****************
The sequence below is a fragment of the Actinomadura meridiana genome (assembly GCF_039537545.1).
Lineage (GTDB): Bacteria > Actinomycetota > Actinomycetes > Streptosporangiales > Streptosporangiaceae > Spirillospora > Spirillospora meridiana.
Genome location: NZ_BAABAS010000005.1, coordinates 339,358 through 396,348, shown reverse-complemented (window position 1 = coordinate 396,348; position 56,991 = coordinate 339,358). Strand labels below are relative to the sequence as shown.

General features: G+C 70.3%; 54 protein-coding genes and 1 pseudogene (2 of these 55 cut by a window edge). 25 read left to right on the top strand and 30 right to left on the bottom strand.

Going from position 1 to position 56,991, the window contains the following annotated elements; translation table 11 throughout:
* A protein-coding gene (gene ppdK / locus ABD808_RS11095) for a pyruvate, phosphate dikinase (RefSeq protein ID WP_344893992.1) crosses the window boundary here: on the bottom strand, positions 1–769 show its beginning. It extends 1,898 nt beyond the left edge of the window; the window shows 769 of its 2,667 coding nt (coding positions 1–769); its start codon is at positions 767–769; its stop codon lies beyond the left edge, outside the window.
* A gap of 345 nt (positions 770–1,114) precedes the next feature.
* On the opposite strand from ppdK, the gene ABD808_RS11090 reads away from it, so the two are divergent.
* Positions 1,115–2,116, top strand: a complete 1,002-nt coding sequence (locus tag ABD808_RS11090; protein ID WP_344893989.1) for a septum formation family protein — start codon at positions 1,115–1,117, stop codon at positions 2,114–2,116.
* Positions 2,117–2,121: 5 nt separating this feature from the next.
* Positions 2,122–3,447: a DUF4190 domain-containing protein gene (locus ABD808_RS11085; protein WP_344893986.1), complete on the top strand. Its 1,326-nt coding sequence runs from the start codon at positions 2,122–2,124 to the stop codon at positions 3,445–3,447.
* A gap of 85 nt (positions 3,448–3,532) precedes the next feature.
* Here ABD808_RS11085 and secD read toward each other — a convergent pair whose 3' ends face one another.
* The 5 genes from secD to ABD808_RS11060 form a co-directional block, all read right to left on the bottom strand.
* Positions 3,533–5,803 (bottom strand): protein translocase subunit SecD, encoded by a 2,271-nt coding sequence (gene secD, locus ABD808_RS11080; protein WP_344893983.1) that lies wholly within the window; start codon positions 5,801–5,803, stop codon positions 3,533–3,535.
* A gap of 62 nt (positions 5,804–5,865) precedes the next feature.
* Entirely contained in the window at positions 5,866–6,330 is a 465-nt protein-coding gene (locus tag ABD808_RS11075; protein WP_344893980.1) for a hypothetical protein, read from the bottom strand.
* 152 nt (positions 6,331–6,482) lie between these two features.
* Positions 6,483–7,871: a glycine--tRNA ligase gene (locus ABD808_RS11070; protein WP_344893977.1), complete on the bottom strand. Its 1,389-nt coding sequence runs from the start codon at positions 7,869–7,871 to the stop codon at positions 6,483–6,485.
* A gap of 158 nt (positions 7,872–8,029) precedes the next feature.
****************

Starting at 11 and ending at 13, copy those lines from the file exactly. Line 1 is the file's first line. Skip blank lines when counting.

* Positions 2,122–3,447: a DUF4190 domain-containing protein gene (locus ABD808_RS11085; protein WP_344893986.1), complete on the top strand. Its 1,326-nt coding sequence runs from the start codon at positions 2,122–2,124 to the stop codon at positions 3,445–3,447.
* A gap of 85 nt (positions 3,448–3,532) precedes the next feature.
* Here ABD808_RS11085 and secD read toward each other — a convergent pair whose 3' ends face one another.